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Westport Takes a Crack at Wood Bats

Only a handful of leagues throughout the state require Little League baseball players to use wooden bats. Westport joined that selective group this year. Keith Stein, a member of the Westport LL board, said safety was the primary reason for the decision.

“On a small field, you have some kids that are 70 pounds and some that are 150 pounds,’’ he said. “The technology is amazing with the metal bats. It’s like tennis racquets or golf clubs.”

The danger with metal bats is the “trampoline affect,” Stein says. The ball jumps off the bat and fielders, particularly pitchers, can’t react quickly enough. Metal bats, which are primarily made of aluminum, also have bigger “sweet spots” than wood bats. Wood bats are heavier than metal, but lighter than the models used in the 1970s and ‘80s.

The result is a safer playing environment for children. ”You get a much truer response to balls that are hit,’’ Stein says. “You’ll be able to react.”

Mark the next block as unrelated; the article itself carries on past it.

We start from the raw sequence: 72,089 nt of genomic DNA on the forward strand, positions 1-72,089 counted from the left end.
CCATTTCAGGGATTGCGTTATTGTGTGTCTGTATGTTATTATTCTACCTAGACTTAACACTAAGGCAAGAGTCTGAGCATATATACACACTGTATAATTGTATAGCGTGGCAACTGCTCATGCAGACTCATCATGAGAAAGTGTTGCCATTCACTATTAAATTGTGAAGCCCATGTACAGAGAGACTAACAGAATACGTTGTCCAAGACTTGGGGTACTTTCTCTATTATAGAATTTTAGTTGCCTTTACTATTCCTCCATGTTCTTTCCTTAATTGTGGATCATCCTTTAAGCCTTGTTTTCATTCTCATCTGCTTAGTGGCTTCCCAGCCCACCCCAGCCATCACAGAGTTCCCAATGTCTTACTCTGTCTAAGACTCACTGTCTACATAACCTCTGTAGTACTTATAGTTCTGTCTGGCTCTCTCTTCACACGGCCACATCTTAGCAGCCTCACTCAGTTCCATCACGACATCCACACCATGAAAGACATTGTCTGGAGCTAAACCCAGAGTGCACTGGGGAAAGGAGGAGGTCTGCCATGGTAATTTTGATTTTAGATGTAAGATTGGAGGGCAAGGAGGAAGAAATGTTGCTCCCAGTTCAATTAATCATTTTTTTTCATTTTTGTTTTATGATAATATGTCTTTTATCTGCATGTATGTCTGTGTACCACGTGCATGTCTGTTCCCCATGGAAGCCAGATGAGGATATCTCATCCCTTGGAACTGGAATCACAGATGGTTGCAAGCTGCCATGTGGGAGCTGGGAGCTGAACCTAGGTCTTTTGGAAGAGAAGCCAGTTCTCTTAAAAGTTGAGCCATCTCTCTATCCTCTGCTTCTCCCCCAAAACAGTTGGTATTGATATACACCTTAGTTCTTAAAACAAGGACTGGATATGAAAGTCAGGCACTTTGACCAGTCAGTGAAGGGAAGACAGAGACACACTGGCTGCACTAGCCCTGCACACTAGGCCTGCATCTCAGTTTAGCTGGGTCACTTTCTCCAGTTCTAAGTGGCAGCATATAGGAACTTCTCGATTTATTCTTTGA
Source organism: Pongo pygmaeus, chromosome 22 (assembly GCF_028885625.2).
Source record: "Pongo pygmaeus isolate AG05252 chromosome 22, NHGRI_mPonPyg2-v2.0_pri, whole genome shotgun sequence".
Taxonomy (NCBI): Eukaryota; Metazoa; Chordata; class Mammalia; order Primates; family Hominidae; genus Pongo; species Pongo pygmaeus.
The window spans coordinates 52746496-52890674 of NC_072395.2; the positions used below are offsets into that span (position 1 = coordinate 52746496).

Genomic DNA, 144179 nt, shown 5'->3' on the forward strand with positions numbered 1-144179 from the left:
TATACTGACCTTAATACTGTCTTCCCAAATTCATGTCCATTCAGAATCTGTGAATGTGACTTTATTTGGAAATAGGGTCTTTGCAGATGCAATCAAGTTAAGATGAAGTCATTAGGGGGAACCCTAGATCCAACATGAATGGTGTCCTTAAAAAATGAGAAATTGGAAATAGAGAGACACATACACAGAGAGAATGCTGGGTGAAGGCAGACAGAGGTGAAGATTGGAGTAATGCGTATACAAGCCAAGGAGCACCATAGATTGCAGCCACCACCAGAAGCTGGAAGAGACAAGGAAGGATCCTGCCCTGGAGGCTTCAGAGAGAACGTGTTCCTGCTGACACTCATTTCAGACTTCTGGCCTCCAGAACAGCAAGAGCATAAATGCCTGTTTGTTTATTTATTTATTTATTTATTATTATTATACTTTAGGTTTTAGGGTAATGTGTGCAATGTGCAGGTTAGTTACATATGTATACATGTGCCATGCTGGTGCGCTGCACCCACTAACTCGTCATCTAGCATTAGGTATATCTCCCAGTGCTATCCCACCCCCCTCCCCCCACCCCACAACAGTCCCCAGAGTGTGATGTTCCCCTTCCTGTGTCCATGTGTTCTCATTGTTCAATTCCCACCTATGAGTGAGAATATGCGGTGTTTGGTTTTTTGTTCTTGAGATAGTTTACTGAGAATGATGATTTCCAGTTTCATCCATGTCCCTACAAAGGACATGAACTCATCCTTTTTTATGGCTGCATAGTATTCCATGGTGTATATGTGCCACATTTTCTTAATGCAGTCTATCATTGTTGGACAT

Stein says Westport consulted with officials in the Ridgefield Little League, which switched to wood bats several years ago. Members of that league felt it worked well. “Ultimately, it makes you a better player,’’ Stein says.

Westport purchased about 130 bats for the league, which has about 950 children playing from kindergarten through seventh grade on 80 teams. Players in grades 5-7 are using the wood bats. One surprising twist to the story is cost. Metal bats have jumped in price over the past few years – some go for around $200 – while Stein says the league bought wood bats in bulk for between $15-$40. “There was a lot of pressure on parents to buy the bat du jour,’’ Stein says. Wood bats can break, but aluminum bats can break as well.

Stein says the league will evaluate its decision after the season. For now, it’s baseball as it ought to be around the town’s ballfields. “You hear the crack of the bat instead of a ping,’’ Stein says. “That’s a nice sound.”

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